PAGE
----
Katy Marchant excelled to win the sprint and claim her first ever national jersey at the British Cycling National Track Championships on Friday.
The former heptathlete affirmed 2015 as her breakthrough year with a superb victory at the National Cycling Centre, defeating defending champion Jess Varnish on her way to the title.
Becky James showed that her form was returning after an injury-hit 2014 by taking silver after losing 2-0 in the final to Marchant.
Victoria Williamson claimed bronze ahead of Eleanor Richardson.
“It's pretty cool! It’s my first one so I'm pretty happy to come away with a gold medal in the sprint,” Marchant said.
“It's another step forward towards the world championships in London and then Rio, it's exciting.
“I felt good, I was really happy with qualifying and my legs were on my side and I felt really strong and I felt like I did myself justice.
“I'm having a good run at the minute and I don't want it to end, let's see what we can do!”
Matrix-Fitness’ Laura Trott collected the women’s individual pursuit title but only after an enthralling final against 2014 champion Katie Archibald.
The Pearl Izumi Sports International rider had qualified fastest and looked on course to defend her title in the final before Trott turned the contest on its head in the final five laps.
The double Olympic champion triumphed in 3:32.759 to Archibald’s 3:33.065.
Archibald’s teammates Ciara Horne and Joanna Rowsell Shand faced off for bronze, with Welshwoman Horne winning in 3:37.262.
“I'm really happy. For me, the IP is sort of a mixed event, I didn't really know how well I was going to go. I was really happy with my time and to take the national title,” Trott said.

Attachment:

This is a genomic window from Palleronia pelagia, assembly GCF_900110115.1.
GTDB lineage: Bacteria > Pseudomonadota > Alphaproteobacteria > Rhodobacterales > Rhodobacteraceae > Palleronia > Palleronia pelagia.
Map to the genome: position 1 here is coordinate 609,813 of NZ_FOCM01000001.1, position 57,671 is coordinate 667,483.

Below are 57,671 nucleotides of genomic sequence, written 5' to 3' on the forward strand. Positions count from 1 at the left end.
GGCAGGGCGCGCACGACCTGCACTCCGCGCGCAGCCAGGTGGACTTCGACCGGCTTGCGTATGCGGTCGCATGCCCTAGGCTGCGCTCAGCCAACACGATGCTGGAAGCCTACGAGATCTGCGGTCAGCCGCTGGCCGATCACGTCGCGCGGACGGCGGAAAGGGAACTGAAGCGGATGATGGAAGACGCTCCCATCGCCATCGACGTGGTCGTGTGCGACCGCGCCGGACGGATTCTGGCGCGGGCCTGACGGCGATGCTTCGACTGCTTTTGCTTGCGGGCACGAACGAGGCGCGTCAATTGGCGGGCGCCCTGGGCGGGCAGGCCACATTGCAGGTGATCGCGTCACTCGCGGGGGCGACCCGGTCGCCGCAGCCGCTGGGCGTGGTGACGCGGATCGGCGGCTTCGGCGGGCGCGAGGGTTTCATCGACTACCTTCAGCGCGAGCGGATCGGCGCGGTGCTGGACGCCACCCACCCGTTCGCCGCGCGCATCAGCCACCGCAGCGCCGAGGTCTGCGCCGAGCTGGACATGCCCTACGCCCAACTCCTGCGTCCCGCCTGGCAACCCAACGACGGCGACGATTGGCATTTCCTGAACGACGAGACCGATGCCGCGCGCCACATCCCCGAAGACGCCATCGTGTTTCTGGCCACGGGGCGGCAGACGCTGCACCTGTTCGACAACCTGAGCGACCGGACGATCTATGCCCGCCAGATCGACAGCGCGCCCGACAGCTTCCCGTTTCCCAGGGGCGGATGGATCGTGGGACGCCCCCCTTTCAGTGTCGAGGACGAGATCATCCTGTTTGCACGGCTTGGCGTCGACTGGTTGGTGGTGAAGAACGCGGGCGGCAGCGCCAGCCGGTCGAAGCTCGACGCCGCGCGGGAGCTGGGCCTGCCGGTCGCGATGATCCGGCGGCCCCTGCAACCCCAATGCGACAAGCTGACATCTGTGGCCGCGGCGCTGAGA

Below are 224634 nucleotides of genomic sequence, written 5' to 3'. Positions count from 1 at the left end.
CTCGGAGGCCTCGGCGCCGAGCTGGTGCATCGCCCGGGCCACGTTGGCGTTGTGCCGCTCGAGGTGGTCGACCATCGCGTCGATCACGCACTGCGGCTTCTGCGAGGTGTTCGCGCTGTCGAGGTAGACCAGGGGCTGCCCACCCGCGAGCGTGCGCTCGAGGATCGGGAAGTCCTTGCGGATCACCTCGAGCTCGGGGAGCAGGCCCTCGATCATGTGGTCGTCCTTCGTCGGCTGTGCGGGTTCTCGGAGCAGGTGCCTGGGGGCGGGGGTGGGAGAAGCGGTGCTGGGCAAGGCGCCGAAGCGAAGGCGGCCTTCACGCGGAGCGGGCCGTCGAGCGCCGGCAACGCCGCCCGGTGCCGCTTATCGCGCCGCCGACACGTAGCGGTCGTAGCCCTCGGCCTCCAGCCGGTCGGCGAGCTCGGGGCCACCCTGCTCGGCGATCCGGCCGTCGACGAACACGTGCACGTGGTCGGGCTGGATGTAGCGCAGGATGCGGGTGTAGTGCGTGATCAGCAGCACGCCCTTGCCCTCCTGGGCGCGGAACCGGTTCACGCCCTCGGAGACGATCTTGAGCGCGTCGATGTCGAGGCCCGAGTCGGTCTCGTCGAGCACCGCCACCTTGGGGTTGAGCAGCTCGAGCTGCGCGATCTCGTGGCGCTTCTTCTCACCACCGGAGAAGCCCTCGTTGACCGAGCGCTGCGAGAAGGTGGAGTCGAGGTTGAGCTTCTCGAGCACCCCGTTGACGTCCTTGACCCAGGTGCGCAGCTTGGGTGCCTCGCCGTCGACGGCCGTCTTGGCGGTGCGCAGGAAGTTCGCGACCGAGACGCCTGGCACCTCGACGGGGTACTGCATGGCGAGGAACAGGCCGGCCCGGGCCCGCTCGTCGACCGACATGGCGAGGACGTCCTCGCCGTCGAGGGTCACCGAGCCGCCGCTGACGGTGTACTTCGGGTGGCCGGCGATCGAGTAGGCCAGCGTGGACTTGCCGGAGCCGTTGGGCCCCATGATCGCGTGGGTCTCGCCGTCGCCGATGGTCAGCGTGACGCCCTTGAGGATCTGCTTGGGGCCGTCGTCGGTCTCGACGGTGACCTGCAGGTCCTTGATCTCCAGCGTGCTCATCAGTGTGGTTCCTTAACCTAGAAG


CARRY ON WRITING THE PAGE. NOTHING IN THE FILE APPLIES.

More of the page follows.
“I just went flat out so I was really happy that I managed to pull it back and in typical Laura form, leaving it until the last two laps.”
Team Wiggins rider Andy Tennant successfully defended his men’s individual pursuit after seeing off a spirited challenge from 100%ME’s Germain Burton.
Tennant was in arrears at one stage in the final but showed his experience to turn the deficit around and finish in 4.23.583 with young Burton in 4.27.209.
It was a Team Wiggins double as Jon Dibben added bronze against Matt Gibson.
“It's fantastic, there was more pressure this year as the reigning champion, pressure that I'd put on myself more than anything,” Tennant said.
“I wanted to retain the title and I knew Germain would be one of the ones to beat. I had to use everything I had to try and beat him and it worked out on the day but I know it was close.”
Matt Crampton timed his attack perfectly in the men’s keirin final to take the British title convincingly ahead of Lewis Oliva and Thomas Rotherham in silver and bronze respectively.
Crampton surged around the final corner past Oliva with Jason Kenny boxed in.
“It means a lot,” Crampton said.
“It's really nice, I've had a tough year, a tough couple of years so it's really nice to step up today and put a bit of icing on top of the cake.
“The nationals are very competitive, there's lots of sprinters, lots of really high calibre races and every round you're very focused and you have to give it your best. It's a big year so it's nice to come here, have good legs and enjoy the races; the results come then.”
Kadeena Cox won the para-cycling C1-5 time trial with a stunning effort in her first ever British championships.
Cox set a time of 40.591 over 500m, 1:00.534 when factored, enough to win by over seven seconds.
Carnac-Planet X’s Lauren Booth, defending champion, took second with a factored time of 1:07.602 seconds.
Para-T’s Rik Waddon was third in 1:10.193.
“It feels so good, I'm just over the moon to have won it,” Cox said.
“It wasn't the perfect ride, but I tried to just work as hard as I could all the way to the finish line. It's amazing. It's my first ever national title, you've got to be happy!”
World champions Helen Scott and Sophie Thornhill clinched the para-cycling tandem kilo time trial.
Pilot Scott and stoker Thornhill, who won two world titles in Apeldoorn, completed the four laps with a factored time of 1:08.709.
Neil Fachie and Pete Mitchell, who also collected two rainbow jerseys earlier this year, were second in 1:02.631.
Laura Cluxton and Lyndsey Carson were third in 1:07.710.
“It means the world, it really does,” Thornhill said.
“This is what we work for every day. The national championships are our second biggest competition of the year and to come away with a win as well as wearing the world championship jerseys is brilliant.”